Commenter
      Jenny
      Date and time
      November 14, 2012, 10:36AM
    • Well, I haven't had children yet, but if I do, I won't be breastfeeding them.

      You see, I've already had mastitis, thanks to all the cysts I have in my breasts - and it's one of the most painful things I've ever experienced.

      I don't need other people telling me what I should and shouldn't consider, thanks.

      Commenter
      The evil twin
      Date and time
      November 14, 2012, 10:49AM
    • Why did you suffer so much for this? your children would have thrived on formula, just as mine did. Perhaps if your husband knew the pain involved he would not have pushed you.

      Commenter
      dianav
      Location
      Perth
      Date and time
      November 14, 2012, 10:56AM
    • To me this article is a necessary rebuttal to the huge number of articles that imply there is something wrong with any mother who doesn't breast feed. As a recent father, I know there is a huge pressure placed upon women by other women these days to give birth, breast feed their kids, etc, EXACTLY the same way they did. It is one of THE worst orthodoxies in modern Australian society today. It is absolutely cultish. And women who do their best to raise their kids in whatever manner works best for those individuals often find themselves cast as that particular religion's Satan. Thank goodness I personally have enough sanity to not be bothered with or by the First Mothers Group Klans.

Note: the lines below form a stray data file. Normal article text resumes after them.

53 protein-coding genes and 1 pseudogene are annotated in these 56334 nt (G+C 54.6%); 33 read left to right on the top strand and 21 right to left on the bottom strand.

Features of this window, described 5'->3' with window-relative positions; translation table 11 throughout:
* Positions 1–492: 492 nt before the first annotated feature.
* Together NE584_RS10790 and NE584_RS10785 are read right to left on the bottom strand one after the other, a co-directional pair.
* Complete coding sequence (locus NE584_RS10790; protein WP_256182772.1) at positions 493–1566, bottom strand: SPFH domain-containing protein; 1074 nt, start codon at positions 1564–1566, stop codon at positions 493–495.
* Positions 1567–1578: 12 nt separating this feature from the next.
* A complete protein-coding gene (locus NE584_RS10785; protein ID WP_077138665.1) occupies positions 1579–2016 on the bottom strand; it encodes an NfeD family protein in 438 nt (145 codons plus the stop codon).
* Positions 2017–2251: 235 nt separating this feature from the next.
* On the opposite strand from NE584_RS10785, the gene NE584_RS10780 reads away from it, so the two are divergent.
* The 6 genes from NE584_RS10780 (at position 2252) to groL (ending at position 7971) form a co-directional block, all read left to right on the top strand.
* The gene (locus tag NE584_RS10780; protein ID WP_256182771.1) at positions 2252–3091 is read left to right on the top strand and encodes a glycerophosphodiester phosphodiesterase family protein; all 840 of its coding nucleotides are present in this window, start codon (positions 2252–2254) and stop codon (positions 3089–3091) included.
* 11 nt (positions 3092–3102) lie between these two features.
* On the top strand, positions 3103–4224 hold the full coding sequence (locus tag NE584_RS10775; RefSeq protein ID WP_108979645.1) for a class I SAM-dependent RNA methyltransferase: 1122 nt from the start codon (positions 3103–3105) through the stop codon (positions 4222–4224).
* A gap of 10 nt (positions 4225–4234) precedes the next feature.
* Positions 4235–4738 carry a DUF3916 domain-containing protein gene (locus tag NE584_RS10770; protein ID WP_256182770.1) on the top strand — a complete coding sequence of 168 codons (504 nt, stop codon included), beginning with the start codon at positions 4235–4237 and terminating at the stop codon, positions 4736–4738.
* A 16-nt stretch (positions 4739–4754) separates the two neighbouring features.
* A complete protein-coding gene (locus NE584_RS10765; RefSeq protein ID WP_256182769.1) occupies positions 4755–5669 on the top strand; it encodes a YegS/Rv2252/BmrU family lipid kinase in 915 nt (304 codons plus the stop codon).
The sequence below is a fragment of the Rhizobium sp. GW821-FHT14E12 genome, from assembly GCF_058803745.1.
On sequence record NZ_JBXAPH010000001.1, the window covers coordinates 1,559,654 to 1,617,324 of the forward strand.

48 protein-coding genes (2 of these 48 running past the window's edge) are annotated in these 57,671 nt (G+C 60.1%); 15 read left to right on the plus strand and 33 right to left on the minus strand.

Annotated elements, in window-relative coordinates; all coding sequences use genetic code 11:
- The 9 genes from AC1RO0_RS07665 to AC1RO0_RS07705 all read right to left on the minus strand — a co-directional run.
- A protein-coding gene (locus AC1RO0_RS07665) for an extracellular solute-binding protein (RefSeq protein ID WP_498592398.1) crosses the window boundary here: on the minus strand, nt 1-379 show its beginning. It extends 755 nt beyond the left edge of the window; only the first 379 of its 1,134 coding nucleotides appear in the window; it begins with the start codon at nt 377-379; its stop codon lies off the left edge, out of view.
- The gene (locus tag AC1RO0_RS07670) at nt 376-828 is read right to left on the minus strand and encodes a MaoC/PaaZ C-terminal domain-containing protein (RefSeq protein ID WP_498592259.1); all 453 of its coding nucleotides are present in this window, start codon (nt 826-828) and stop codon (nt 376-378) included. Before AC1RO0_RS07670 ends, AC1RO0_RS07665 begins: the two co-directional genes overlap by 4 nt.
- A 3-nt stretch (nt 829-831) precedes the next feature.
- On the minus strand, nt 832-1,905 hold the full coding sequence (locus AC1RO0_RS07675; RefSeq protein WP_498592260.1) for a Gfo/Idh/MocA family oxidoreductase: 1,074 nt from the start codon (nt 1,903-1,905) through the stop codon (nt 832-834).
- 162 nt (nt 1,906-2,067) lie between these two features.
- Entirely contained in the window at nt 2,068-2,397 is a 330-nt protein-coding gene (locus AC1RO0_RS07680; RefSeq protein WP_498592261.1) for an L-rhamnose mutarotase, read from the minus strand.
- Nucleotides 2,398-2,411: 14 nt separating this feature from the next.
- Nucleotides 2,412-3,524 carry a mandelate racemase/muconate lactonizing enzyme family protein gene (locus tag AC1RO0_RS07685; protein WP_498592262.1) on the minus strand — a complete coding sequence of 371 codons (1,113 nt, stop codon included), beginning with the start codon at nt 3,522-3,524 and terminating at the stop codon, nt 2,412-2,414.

Commenter
      Jon
      Location
      reality
      Date and time
      November 14, 2012, 11:17AM
    • Thank you Jon. My son is 7 now however my memories of his birth and the year following are filled with feelings of inadequacy, failure, depression and the list goes on. All because I couldn't breastfeed and the choice I made to have an elective c section. The worst were the nurses in the maternal ward at St George Hospital. Breast feeding nazis. One matron made be cry because I had to stop the breast pump after an hour because it hurt so much. Comments like "is this really the best start for your baby ?" filled my head each night at the hospital. I couldn't wait to get out of there. And don't get me started on the judgemental mothers groups, the disapproving looks from 'natural birth' nazis and the lack of support from so called helplines like Tresilian. I could go on but in summary these experiences cemented my decision to never have another child.